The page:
So Long, Vancouver

I’ve been so busy procrastinating packing for my move back to the Bay Area that I only realized this week that my flight back is almost two years to the day I left. I flew back to Vancouver on April 7, 2020 for what I thought would be a few interesting months. And here I am, two years later, making the return trip on April 15, 2022.

An Empty SFO on my way home

It’s obligatory to mention how fast time has gone by, but I especially resonate with it on two levels – first by how quickly we were able to find our new normal and develop an entire perspective on the future of work, and second, more personally, how quickly my 30s are coming for me.

Some say the anticipation of the weekend is better than the weekend itself, and I kind of feel that way about my age, only in reverse and slightly negative terms.

There’s a lot more to say about what my 30s mean, but I’ll save that for when I actually turn 30 next year (!!). For now, I just want to take a moment to reflect on a place I’ve called home for so long, and one I probably won’t get to come back to beyond a few weeks here and there.

Even before thinking about anything in specific terms, I realized that my impression of Vancouver is drastically different between the first 10 or so years when I grew up and went to school, versus to the last 2 where I unexpectedly found myself back home after the outbreak of Covid. 

A typical Vancouver hangout

Growing up I was busy enough struggling through school and early adulthood that I never really cared for the identity of the city. But in retrospect I realized the ironic truth that I (and my family) contributed verbatim to the stereotypes of Vancouver – a beautiful coastal city that’s expensive, unfriendly to outsiders, and perfect for retirement.

I didn’t care to make new friends because I had a core group from high school. I didn’t care for the college scene because I always came home after my classes. And I didn’t care for the foreigner-centric culture because I was an immigrant like many others and never planned to stay long.

Perhaps the worst offense of all – my parents were foreign investors who bought property in the city without contributing meaningfully to the local economy. It’s especially ironic that Vancouver became my safe-haven during Covid, knowing how unattainable the market is for most.

So with all that said, it feels a bit tone-deaf for me to pile on the echo-chamber for all the things Vancouver isn’t. Instead, it’s more pragmatic to say that Vancouver appeals to a specific type of personality, but with an unfortunate pre-requisite that you must also be able to stomach its costs.

The city is consistently considered one of the best places to live because of its mild weather, scenic mountains, and safe neighborhoods, so it was always going to attract real estate investment and people looking to settle. The unfortunate part of the equation is that Vancouver’s industry cannot really compete with the powerhouses on the east, which means that wage growth remains stagnant and perpetually under the cost of living. All metropolitans are expensive to live in, but Vancouver takes the crown with the highest home price to income ratio than even San Francisco or New York.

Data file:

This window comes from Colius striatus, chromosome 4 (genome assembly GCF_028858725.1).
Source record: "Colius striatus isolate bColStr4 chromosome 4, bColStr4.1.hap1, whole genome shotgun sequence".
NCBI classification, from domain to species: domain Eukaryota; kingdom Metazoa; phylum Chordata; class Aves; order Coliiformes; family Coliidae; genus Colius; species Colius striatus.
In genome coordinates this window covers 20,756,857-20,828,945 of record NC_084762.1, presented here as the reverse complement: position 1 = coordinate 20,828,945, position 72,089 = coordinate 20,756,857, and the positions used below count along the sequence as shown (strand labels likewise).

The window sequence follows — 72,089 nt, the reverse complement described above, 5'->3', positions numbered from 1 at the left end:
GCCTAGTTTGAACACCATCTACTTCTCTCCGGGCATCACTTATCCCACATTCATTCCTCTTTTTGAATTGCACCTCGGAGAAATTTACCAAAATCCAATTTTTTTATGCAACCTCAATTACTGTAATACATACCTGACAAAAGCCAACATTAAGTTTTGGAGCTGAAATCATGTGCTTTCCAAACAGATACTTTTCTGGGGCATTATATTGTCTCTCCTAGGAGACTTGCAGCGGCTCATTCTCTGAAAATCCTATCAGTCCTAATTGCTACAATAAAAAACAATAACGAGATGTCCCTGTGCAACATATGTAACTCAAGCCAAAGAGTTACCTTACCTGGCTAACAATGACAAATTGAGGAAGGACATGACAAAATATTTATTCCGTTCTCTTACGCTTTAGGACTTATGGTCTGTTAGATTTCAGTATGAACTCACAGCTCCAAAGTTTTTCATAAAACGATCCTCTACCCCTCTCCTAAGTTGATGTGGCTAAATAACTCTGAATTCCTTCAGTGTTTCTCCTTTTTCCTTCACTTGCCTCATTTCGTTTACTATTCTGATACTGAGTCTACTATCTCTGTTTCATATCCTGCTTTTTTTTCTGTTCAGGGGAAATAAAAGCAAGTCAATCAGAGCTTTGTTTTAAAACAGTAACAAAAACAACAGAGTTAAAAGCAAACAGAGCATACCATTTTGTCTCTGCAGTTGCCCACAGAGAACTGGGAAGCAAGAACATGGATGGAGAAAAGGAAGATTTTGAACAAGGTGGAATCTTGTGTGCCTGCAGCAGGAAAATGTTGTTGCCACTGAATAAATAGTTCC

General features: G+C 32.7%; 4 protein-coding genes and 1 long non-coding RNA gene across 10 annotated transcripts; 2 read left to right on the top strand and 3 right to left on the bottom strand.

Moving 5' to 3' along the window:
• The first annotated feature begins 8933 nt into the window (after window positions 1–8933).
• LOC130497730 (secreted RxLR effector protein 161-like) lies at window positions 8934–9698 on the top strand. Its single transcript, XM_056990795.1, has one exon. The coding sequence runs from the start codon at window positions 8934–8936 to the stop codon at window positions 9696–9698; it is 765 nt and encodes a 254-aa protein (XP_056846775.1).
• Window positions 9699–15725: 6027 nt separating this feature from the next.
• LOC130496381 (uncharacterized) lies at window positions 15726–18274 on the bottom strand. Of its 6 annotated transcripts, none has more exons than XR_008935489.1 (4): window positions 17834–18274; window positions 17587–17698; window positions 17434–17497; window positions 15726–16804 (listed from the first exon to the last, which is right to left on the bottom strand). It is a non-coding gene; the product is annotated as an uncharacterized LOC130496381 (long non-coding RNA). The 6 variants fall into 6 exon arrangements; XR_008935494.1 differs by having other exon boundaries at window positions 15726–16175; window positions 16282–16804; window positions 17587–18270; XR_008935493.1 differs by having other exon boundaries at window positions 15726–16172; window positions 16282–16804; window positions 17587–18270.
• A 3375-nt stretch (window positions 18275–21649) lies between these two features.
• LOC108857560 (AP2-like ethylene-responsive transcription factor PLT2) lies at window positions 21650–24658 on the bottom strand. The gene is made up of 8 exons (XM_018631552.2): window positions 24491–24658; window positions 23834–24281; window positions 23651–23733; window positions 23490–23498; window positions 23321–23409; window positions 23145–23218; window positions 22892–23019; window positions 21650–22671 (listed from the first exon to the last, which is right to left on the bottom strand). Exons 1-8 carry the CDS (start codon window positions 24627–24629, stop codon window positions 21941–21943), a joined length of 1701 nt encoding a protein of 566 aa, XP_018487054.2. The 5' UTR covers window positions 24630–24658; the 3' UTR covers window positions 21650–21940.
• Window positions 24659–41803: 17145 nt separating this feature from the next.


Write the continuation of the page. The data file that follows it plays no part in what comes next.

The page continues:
Whistler Mountain, photo by Andrew H.

It goes without saying that I wouldn’t be here today without the financial backing of my family. But recognizing that and setting it aside, I’ll really miss the city once I’m gone.

Compared to the first 10 years, I was basically a tourist in my second time around. I drove out of Richmond to see friends more often, took advantage of the nearby mountains and got back into skiing, and dedicated nights to try out interesting restaurants with my wife. It’s no understatement that Vancouver is one of the most livable cities in the world.

I’ll finish my post with a few memories of growing up here, in no particular order:

  • Going to Steveston with my parents to buy live fish, and then playing tennis at the shed
  • Grabbing a bag of snacks and fruits after school to watch the Blue Jays on TV at 4
  • Taking “Guitar 12” in the last few semesters of HS when grades didn’t matter anymore, but really just learned to play Poker with all the Chinese immigrants.
  • Being downtown during the 2011 Stanley Cup riots, risking my life for a sport I don’t care about
  • Playing online RTS games with my brother before he moved to Europe for good
  • Planning a few murder mysteries with my friend Sam before Escape Rooms were cool
  • Nursing my fish tank comically placed in the middle of the kitchen
  • Hosting monopoly parties weekly for a stretch of like 2 months (please no more)
  • Meeting my wife and getting married 🙂 – more on that in the future

I told Dora the other day that it’s really bittersweet in hindsight that we do a lot of things for the last time and never know it – like playing on the playground, living with your parents and siblings under one roof, or setting foot in a place you’ve always loved. I definitely feel that way now.

What I’m reading: Recently finished “A Killer in King’s Cove” by Iona Whishaw, a local author from Vancouver. It’s a mystery novel where the world building and character development felt more emphasized than the “who and how”, which was surprisingly pleasant. I kind of like it as a break over the usual Agatha Christie or Sherlock Holmes style where the payoff is largely in the last few chapters. The next book on my list is “Rant” by Chuck Palahniuk. It’s not particularly well-rated but I have heard that it’s a pretty mind-blowing book that’s either a 1 star or a 5 star. I’ll have to try it and report back.

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